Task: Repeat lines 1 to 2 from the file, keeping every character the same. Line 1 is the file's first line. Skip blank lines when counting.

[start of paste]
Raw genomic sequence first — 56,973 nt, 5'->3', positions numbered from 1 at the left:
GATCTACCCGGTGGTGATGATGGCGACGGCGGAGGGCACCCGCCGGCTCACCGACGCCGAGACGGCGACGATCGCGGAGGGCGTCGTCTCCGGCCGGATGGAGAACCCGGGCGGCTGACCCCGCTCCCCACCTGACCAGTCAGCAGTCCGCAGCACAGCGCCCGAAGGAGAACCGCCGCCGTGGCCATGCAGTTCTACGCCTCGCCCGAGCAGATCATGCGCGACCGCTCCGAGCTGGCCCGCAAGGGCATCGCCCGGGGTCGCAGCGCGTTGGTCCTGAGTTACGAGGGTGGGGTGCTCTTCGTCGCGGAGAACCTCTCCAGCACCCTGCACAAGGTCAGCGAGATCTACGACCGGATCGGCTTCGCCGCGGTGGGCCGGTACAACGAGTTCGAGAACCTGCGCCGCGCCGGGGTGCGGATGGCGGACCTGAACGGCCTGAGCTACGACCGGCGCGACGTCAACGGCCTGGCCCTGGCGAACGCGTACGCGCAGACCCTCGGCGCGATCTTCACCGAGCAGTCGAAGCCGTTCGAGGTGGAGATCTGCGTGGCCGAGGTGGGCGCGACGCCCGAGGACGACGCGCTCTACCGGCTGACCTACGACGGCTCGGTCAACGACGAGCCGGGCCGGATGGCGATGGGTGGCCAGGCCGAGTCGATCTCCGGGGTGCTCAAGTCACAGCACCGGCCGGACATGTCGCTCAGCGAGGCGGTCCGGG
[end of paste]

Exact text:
Raw genomic sequence first — 56,973 nt, 5'->3', positions numbered from 1 at the left:
GATCTACCCGGTGGTGATGATGGCGACGGCGGAGGGCACCCGCCGGCTCACCGACGCCGAGACGGCGACGATCGCGGAGGGCGTCGTCTCCGGCCGGATGGAGAACCCGGGCGGCTGACCCCGCTCCCCACCTGACCAGTCAGCAGTCCGCAGCACAGCGCCCGAAGGAGAACCGCCGCCGTGGCCATGCAGTTCTACGCCTCGCCCGAGCAGATCATGCGCGACCGCTCCGAGCTGGCCCGCAAGGGCATCGCCCGGGGTCGCAGCGCGTTGGTCCTGAGTTACGAGGGTGGGGTGCTCTTCGTCGCGGAGAACCTCTCCAGCACCCTGCACAAGGTCAGCGAGATCTACGACCGGATCGGCTTCGCCGCGGTGGGCCGGTACAACGAGTTCGAGAACCTGCGCCGCGCCGGGGTGCGGATGGCGGACCTGAACGGCCTGAGCTACGACCGGCGCGACGTCAACGGCCTGGCCCTGGCGAACGCGTACGCGCAGACCCTCGGCGCGATCTTCACCGAGCAGTCGAAGCCGTTCGAGGTGGAGATCTGCGTGGCCGAGGTGGGCGCGACGCCCGAGGACGACGCGCTCTACCGGCTGACCTACGACGGCTCGGTCAACGACGAGCCGGGCCGGATGGCGATGGGTGGCCAGGCCGAGTCGATCTCCGGGGTGCTCAAGTCACAGCACCGGCCGGACATGTCGCTCAGCGAGGCGGTCCGGG